We've been debating the impact of his two straight losses to Frankie Edgar pretty vehemently around these parts, but there's been a great deal of discussion of B.J. Penn's future all over the net and I wanted to catch BE readers up.
First up, The Honolulu Star Advertiser:
For the second time in less than two years, and first at 155 pounds, we saw Penn manhandled to the point that it was almost tough to watch. Mouth open, gasping for air, eating combinations, getting taken down with ease, it was a bad night all the way around for the Penn camp.
It's up to him where he goes from here. He knows what it takes to fully prepare for a fight, and for his last two against Edgar, he hasn't been willing to do it.
He's spent all of his time in Hilo, working with the same group of guys that surround him every day.
If Penn is going to continue on from here, he has to first figure out if he wants it. If what it takes is to get back with Marinovich or find another team that will push him and make him better in ways he's not getting now in Hilo, is he willing to do it?
It could be just the post-fight blues talking, but I don't hear a man who's eager to climb back to the top and get his revenge on the lightweight champ. I hear a man who may be wondering how much longer he wants to keep doing this.
It's an especially delicate issue for Penn, whose desire has always been a greater impediment than his talent. Ever since he came on the scene in 2001, there's been no doubt as just how good Penn can be when he's motivated and well trained. The only question is, and has been for the last several years, will that be the Penn who shows up on fight night?
At 31, and with a career that hasn't involved too many damaging beatings, Penn could absolutely physically continue in the UFC. The question isn't whether he can make himself do it; it's whether he really wants to. That's the hard part. It's also the part no one else can help him with.
"There has been talk in previous losses about retirement. These are words that, he actually openly spoke out about retirement. My understanding is that he's not saying that now. He's gotten already past any possible point of saying I'm going to walk away from Mixed Martial Arts. So, BJ Penn fans, rejoice in that. He will fight again. What exactly his motivation is and where exactly he goes, what he accomplishes, I don't know, but can he rebound? I mean, can he find the form that he did 9, 10 years ago when he started in this thing, when he blew through people? I don't think so. I don't think so. Not unless there's a major shift in his life. He's a father now. He's got a young child. Married, I think married, but he definitely has a long-time girlfriend. I don't, I just don't see him recapturing what he had. I don't, I think it's very difficult if you're a fighter, especially someone who was anointed early on as he was, The Prodigy. I mean I think says it all in terms of what people's expectations were of BJ Penn. When you have that and all of a sudden you can't compete at the level that you once could, mentally you can't get up, you can't meet the challenge in front of you... I don't think BJ's the kind of guy that's going to fight until he can't do it any more. I don't think he's the guy that's going to be like a James Toney, 42, out of shape, looking for a pay day. That's not BJ Penn. He's never been that way, he's always expressed the exact opposite, he doesn't want to do that. So I'm, you know, I don't know."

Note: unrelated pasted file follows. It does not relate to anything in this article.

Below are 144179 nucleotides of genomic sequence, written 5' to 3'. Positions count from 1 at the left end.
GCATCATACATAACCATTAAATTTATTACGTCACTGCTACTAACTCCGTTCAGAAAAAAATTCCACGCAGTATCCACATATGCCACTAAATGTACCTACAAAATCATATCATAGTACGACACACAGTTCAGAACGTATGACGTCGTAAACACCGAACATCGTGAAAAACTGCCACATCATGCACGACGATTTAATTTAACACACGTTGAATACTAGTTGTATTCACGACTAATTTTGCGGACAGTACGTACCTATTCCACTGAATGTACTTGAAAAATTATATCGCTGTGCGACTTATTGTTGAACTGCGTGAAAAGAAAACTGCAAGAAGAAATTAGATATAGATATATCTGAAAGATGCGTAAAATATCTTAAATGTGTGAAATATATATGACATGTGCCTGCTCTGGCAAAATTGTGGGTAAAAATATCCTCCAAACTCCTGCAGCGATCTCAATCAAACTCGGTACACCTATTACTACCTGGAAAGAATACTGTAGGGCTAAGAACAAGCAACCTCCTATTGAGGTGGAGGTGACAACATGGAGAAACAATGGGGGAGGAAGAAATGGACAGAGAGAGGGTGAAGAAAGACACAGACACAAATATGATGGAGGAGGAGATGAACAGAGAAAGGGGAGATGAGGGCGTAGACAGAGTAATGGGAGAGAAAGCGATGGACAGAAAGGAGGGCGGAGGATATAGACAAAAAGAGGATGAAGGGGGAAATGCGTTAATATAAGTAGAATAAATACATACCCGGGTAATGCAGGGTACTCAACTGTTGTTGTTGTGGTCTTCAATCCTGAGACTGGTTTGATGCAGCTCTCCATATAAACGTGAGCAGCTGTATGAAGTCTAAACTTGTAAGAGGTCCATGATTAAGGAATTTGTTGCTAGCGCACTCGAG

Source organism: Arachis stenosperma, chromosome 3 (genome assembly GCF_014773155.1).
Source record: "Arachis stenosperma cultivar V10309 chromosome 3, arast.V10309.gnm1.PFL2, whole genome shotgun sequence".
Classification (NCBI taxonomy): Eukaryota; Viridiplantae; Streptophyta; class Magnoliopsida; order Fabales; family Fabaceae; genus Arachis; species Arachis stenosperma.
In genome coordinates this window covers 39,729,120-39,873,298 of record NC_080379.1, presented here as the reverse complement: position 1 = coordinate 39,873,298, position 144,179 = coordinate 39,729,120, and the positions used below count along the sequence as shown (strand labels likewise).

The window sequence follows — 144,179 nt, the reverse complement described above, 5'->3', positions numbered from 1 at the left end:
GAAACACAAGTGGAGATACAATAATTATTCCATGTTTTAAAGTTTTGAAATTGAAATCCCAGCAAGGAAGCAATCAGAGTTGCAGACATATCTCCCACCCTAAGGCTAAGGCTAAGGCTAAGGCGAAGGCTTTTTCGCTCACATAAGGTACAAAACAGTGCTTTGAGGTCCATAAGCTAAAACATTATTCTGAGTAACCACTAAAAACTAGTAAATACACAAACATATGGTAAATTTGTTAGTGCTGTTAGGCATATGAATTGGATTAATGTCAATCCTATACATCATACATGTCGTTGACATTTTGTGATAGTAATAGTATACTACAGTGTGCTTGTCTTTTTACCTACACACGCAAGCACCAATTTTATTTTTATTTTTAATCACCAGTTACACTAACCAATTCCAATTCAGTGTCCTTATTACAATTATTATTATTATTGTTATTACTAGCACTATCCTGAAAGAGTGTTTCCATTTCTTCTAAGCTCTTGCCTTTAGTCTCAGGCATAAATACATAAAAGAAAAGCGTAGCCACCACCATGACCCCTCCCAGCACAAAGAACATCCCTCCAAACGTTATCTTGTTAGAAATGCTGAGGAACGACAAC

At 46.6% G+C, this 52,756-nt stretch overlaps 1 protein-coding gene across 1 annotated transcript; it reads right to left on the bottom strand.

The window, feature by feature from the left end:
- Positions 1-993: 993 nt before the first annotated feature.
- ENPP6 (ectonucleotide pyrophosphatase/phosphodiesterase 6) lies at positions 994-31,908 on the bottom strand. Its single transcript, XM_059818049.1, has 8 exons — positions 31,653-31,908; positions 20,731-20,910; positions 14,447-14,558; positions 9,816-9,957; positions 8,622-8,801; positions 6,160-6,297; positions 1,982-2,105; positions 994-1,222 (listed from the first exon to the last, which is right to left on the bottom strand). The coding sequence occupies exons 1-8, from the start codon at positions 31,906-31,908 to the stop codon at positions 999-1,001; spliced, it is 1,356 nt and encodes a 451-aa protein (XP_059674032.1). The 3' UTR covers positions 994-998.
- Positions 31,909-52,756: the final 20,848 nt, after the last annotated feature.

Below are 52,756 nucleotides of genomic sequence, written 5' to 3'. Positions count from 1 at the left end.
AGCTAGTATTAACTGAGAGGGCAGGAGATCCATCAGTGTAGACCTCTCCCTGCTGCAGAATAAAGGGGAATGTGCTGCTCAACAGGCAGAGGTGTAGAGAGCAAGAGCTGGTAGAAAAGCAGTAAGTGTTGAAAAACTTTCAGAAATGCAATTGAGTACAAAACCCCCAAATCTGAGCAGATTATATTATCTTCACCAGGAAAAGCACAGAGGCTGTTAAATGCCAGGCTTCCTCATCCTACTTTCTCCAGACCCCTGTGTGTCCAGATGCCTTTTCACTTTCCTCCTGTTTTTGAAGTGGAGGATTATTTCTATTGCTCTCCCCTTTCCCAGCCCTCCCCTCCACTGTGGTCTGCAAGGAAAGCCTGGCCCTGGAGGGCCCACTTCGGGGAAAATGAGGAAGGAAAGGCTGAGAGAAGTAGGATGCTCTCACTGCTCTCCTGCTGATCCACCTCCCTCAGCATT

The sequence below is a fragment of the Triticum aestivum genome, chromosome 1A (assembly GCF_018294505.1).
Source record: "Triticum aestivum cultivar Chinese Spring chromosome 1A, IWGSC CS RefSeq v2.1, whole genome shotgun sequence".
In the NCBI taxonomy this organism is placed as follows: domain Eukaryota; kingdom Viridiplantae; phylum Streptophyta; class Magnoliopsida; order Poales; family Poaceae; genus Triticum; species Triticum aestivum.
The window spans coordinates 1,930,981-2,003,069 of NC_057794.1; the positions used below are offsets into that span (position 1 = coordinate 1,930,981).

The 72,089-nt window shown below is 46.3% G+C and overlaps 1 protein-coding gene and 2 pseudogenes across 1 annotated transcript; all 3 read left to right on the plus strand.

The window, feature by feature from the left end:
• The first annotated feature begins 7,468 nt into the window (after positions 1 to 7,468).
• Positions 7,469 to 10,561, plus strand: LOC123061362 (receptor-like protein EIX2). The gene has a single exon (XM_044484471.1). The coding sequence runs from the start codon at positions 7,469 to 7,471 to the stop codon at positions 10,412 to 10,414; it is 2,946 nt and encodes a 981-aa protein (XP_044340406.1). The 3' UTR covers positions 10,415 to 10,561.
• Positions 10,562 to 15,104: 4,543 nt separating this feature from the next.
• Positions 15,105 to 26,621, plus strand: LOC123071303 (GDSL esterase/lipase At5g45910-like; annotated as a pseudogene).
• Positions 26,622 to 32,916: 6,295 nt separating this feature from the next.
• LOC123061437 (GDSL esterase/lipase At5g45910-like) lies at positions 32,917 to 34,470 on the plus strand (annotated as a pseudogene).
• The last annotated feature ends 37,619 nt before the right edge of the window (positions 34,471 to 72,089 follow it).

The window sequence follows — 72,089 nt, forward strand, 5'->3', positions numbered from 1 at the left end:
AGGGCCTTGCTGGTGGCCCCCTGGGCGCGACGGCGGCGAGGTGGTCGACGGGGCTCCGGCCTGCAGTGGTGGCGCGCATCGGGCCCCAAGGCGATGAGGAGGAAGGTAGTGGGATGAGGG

As for B.J. himself, Penn says he "wants a fight as soon as possible."
We'll hear from Dave Meltzer and Sherdog about who should be next for Penn in the full entry.
Dave Meltzer speculates about what's next for B.J. Penn:
While a move to welterweight would give him a number of fresh matches with new name opponents, he was clearly too small and took a pounding the last time he fought at that weight, against Georges St. Pierre at UFC 94. An in-shape Penn gives up a good 15 pounds to most in the division in the cage, and 25 to the major weight-cutters.
As a lightweight, booking him becomes difficult. Because of who Penn is and the money he commands, he has to fight stars. Penn would need a strong winning streak to get another title shot if Edgar becomes a long-term champion. But if Gray Maynard, Edgar's next opponent, wins the title, as long as Penn hasn't lost again, he would immediately be the contender people would most like to see challenge.
Meltzer's first assumption is that moving up to welterweight is not the right thing for Penn. Failing a Gray Maynard win over Frankie Edgar, Meltzer therefore eliminates rising contenders like Evan Dunham or George Sotiropolous since a Penn win would eliminate but not create a contender. If Frankie becomes a long-term champ, Penn is locked in the dreaded Rich Franklin quandary -- too good for most of the division, not good enough to beat the champ.
Meltzer considers Clay Guida and Takanori Gomi, but ultimately settles on Nate Diaz as the fighter he thinks is the best next opponent for B.J. Penn.
I have to disagree since I don't expect Nate to go back down to lightweight anytime soon.
Sherdog's Tomas Rios likes Guida next for Penn:
Trying to match Penn when he's coming off two straight losses is a vexing proposition for the UFC. Mainly because he's a valuable commodity, but the lightweight division doesn't have much in the way of easy fights that fans will find palatable either.
Guida solves that problem nicely. Lay fans would flock to see him fight his own reflection, and he's just enough of a threat to satisfy my inner matchmaking purist. Penn's two bouts with Edgar crystallized the notion that beating the prodigiously talented Hawaiian means staying in his grill and making him uncomfortable.
Who do you think should be next for B.J. Penn?